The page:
An international study has found that AIDS progression and death in HIV-positive patients decreses by 28 per cent on early administration of antiretroviral treatment.
The study analysed information from more than 45,000 patients in Europe and North America, and combined data from 15 international cohorts.
AdvertisementThe best moment to instate antiretroviral treatment has been the subject of debate for some time.
The immune system's CD4 cell count, which falls as HIV infection progresses, is one of the main tools for establishing a guideline cut-off point.
Present guidelines recommend waiting for the CD4 count to fall below 350 cells per millilitre in asymptomatic patients.
While many a time it has been suggested that initiating treatment earlier could improve outcome, the correct administration of the treatment has remained difficult for fear of the side effects associated with the drugs.
The study report, whose first author is Professor Jonathan Sterne of the UK-based University of Bristol, suggests that it is now possible to consider instating treatment earlier without unduly affecting the patient's quality of life with the aid of new families of drugs and new, less toxic combinations.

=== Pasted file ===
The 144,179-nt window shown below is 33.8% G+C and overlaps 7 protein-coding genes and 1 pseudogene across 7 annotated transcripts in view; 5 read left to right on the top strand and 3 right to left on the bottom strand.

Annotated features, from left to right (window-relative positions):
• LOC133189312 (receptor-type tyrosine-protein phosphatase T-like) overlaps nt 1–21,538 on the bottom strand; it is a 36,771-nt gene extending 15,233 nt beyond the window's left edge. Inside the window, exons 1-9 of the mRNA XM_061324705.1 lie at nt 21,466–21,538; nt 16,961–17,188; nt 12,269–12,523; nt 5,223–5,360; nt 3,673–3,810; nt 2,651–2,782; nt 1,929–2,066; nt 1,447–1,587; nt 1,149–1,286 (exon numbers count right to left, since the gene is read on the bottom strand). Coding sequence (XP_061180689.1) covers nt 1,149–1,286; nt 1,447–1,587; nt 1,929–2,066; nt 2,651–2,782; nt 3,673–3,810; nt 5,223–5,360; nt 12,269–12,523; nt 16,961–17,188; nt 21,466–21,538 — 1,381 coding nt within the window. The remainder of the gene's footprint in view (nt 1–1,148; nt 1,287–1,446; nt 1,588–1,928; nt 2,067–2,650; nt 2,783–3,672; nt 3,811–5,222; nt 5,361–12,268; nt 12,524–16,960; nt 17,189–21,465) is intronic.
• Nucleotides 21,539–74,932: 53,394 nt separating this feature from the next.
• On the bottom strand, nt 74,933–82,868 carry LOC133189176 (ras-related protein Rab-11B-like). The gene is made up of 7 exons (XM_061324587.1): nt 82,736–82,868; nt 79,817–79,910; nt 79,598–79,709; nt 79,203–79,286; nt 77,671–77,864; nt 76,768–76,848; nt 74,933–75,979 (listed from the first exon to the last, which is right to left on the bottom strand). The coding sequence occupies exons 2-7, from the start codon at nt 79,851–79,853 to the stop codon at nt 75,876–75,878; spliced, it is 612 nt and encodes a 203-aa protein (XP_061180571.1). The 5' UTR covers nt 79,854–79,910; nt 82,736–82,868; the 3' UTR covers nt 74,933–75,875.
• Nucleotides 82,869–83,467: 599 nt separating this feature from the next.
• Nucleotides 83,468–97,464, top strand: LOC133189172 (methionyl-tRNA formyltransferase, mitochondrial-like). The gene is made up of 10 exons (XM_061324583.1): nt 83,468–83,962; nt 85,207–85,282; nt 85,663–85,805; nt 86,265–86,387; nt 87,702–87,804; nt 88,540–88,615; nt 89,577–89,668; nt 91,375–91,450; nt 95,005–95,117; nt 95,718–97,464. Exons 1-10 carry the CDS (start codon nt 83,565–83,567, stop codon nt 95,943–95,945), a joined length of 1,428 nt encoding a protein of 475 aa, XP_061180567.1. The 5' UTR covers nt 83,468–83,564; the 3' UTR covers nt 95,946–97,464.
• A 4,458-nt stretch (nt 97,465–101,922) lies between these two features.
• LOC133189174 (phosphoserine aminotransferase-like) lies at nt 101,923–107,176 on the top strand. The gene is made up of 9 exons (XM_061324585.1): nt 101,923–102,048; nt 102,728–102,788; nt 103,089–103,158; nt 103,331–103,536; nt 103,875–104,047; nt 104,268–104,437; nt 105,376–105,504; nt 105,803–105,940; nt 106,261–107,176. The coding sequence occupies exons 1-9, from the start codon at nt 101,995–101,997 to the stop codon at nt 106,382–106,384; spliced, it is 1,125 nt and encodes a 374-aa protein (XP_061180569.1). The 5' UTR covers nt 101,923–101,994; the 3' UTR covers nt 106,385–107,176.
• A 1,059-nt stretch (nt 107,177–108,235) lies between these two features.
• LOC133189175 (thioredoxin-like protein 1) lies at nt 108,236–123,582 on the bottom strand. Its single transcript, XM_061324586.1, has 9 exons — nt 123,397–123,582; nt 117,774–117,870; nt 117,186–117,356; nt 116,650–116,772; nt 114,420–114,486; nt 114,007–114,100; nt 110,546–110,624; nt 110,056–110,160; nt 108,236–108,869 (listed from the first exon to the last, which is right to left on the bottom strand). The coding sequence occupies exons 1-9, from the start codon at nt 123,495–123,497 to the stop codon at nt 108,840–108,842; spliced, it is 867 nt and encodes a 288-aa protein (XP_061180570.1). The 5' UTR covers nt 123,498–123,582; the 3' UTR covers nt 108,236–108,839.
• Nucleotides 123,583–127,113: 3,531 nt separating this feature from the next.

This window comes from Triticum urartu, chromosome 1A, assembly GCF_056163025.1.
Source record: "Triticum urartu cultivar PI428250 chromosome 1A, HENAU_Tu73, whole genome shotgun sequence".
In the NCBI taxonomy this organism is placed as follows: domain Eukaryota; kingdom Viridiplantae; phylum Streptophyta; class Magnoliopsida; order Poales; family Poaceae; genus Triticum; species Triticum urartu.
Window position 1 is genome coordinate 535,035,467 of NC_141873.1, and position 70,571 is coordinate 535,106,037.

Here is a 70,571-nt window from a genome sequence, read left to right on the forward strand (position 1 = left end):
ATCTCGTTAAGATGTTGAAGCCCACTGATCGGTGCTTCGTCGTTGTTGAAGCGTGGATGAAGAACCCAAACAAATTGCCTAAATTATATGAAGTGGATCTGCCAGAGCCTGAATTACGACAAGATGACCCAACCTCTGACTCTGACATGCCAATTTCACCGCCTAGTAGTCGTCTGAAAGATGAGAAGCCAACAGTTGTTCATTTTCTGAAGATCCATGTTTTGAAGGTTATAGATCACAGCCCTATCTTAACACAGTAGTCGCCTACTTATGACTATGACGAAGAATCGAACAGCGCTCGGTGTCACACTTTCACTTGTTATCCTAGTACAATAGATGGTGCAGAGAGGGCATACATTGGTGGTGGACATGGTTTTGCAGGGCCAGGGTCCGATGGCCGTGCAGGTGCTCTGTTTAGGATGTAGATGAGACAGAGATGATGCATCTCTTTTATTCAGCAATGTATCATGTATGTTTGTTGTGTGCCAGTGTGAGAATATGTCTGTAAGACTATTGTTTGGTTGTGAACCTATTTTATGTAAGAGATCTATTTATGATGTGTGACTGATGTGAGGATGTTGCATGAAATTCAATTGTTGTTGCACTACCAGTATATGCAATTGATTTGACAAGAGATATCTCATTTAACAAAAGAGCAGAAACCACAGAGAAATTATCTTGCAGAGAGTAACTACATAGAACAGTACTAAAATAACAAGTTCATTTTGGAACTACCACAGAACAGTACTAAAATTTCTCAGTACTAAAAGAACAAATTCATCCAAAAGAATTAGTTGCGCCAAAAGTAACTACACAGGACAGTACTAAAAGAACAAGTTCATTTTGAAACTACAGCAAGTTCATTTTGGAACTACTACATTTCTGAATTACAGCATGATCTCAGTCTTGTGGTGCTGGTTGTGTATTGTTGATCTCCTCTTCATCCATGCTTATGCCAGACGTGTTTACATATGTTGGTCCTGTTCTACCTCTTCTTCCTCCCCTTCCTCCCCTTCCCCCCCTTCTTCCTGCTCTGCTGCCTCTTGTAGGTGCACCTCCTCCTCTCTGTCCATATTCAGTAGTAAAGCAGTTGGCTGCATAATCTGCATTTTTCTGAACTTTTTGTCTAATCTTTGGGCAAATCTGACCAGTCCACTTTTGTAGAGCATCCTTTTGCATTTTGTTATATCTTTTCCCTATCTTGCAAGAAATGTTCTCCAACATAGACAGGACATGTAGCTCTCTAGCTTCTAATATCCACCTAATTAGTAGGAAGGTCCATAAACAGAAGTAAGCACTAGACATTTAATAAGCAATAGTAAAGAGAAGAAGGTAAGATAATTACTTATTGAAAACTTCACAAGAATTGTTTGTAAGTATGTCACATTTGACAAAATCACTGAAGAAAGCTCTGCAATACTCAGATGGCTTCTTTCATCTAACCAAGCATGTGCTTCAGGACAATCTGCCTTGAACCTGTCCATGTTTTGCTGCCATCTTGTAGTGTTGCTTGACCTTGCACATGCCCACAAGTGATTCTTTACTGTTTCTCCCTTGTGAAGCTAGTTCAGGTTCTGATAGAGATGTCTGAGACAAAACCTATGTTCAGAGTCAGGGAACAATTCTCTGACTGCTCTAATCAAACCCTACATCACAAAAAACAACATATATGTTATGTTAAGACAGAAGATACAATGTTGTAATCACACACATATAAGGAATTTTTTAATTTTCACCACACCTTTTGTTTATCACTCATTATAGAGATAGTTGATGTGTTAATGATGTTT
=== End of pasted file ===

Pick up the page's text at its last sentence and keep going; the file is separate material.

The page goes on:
Data for the study were obtained from 21,247 patients who were followed up during the period prior to instatement of combined antiretroviral therapy, and 24,444 patients who were followed up from the beginning of treatment.
The researchers observed that waiting to administer the combined therapy until CD4 levels had fallen to between 251 and 350 cells per millilitre was associated with a 28 per cent higher rate of development of AIDS and death than beginning treatment when levels were between 351 and 450 cells per millilitre.
They revealed that the adverse effects of delaying therapy were directly linked to the drop in the CD4 count.
According to them, waiting to treat until the CD4 count was below those levels was also associated with a higher mortality rate at 13 per cent, though the effect on mortality was smaller than the combined effect on developing AIDS and death.
The new findings are expected to help doctors worldwide decide on the best time to begin antiretroviral treatment.
A research article on the study has been published in the online edition of The Lancet.